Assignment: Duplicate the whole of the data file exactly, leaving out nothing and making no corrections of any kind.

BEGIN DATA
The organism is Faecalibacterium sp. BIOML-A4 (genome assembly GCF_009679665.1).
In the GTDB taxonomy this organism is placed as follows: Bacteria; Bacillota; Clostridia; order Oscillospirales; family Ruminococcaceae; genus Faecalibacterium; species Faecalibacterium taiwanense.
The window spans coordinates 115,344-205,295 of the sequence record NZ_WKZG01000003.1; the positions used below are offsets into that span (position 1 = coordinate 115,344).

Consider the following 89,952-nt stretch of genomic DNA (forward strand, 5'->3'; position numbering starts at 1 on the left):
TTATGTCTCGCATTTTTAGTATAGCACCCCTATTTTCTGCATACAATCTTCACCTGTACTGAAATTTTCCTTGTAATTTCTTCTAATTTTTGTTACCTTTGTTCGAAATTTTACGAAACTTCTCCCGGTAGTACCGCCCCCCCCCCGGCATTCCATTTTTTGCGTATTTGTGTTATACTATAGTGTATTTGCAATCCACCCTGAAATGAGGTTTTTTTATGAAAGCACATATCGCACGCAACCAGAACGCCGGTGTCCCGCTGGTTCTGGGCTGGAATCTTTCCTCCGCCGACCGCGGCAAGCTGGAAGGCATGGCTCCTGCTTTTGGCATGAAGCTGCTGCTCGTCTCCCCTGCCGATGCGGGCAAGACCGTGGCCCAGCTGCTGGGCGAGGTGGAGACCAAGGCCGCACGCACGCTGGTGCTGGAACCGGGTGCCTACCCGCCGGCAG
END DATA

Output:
The organism is Faecalibacterium sp. BIOML-A4 (genome assembly GCF_009679665.1).
In the GTDB taxonomy this organism is placed as follows: Bacteria; Bacillota; Clostridia; order Oscillospirales; family Ruminococcaceae; genus Faecalibacterium; species Faecalibacterium taiwanense.
The window spans coordinates 115,344-205,295 of the sequence record NZ_WKZG01000003.1; the positions used below are offsets into that span (position 1 = coordinate 115,344).

Consider the following 89,952-nt stretch of genomic DNA (forward strand, 5'->3'; position numbering starts at 1 on the left):
TTATGTCTCGCATTTTTAGTATAGCACCCCTATTTTCTGCATACAATCTTCACCTGTACTGAAATTTTCCTTGTAATTTCTTCTAATTTTTGTTACCTTTGTTCGAAATTTTACGAAACTTCTCCCGGTAGTACCGCCCCCCCCCCGGCATTCCATTTTTTGCGTATTTGTGTTATACTATAGTGTATTTGCAATCCACCCTGAAATGAGGTTTTTTTATGAAAGCACATATCGCACGCAACCAGAACGCCGGTGTCCCGCTGGTTCTGGGCTGGAATCTTTCCTCCGCCGACCGCGGCAAGCTGGAAGGCATGGCTCCTGCTTTTGGCATGAAGCTGCTGCTCGTCTCCCCTGCCGATGCGGGCAAGACCGTGGCCCAGCTGCTGGGCGAGGTGGAGACCAAGGCCGCACGCACGCTGGTGCTGGAACCGGGTGCCTACCCGCCGGCAG